I have to believe that one of the scariest trends for anyone who programs is the migration of jobs to offshore development shops. Frankly, I don’t put stock in any numbers that I read in forecasts from Forrester or any other analyst, but the bottom line is that IT jobs moving overseas is the real deal. Norm Matloff and other people complain bitterly about the abuse of H1B visas by the high tech industry — H1Bs are nothing compared to entire projects moving offshore.

I really think that an increase in computer skills and other knowledge work overseas is great for economic development in the countries where it catches on. As more skilled jobs move to other countries, the wages in those countries will go up, moving those countries more toward the developing world. For the American programmer, though, competing with an equally well trained programmer overseas who gets paid a fraction what you do is a grim proposition.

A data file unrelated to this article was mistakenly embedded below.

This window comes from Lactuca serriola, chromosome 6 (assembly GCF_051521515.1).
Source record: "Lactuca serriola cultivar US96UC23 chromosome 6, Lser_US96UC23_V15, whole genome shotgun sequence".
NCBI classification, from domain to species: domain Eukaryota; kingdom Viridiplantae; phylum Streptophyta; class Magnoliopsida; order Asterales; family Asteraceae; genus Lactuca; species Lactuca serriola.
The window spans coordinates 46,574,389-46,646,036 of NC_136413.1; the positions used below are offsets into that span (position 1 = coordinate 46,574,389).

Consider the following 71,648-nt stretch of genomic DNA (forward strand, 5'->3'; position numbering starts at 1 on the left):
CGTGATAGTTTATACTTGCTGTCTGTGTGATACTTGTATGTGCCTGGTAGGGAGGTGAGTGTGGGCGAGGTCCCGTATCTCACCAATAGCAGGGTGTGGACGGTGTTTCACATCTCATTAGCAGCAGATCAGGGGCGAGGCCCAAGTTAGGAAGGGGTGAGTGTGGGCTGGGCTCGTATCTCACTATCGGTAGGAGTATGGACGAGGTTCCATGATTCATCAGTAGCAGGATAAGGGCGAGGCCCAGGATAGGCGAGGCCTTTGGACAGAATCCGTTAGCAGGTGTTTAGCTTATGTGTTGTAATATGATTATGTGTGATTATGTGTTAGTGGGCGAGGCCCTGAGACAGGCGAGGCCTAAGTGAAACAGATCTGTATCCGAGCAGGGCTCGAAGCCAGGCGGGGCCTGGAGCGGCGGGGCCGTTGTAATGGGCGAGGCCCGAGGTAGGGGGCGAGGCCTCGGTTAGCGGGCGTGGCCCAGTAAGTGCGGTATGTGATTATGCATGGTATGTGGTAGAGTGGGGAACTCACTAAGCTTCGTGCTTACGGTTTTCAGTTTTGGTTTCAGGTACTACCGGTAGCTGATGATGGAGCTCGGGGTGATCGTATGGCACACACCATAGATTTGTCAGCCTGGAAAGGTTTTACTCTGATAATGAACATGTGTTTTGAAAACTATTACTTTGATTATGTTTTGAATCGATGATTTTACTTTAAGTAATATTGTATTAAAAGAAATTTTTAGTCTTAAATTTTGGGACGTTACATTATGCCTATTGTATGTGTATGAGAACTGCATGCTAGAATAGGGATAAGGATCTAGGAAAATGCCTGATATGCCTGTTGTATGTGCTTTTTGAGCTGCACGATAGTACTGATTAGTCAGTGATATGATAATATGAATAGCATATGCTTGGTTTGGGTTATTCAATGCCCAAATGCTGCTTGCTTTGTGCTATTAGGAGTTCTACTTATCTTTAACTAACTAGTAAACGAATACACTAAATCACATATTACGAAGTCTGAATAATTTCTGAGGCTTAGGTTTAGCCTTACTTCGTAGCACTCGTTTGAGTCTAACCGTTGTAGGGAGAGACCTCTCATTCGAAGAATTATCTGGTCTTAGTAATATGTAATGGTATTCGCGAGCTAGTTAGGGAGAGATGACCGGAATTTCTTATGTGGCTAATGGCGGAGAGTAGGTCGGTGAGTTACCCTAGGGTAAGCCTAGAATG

Ultimately, I think that everyone has to consider how they add value to the organization that pays them. The rock star programmers don’t have anything to worry about, nor do the people who are speccing out the projects and defining requirements and architecture. For the regular programmer, I think the answer is to compete on service. You have to show your employer why having your team in the building justifies the increased cost over that team of people 8 or 10 time zones away. If you’re just as difficult to communicate with as a guy who’s sitting in front of his computer in Bangalore, India, then I’d suggest that you either become good enough at your job to deserve prima donna status or you get ready to lose your job to offshore development.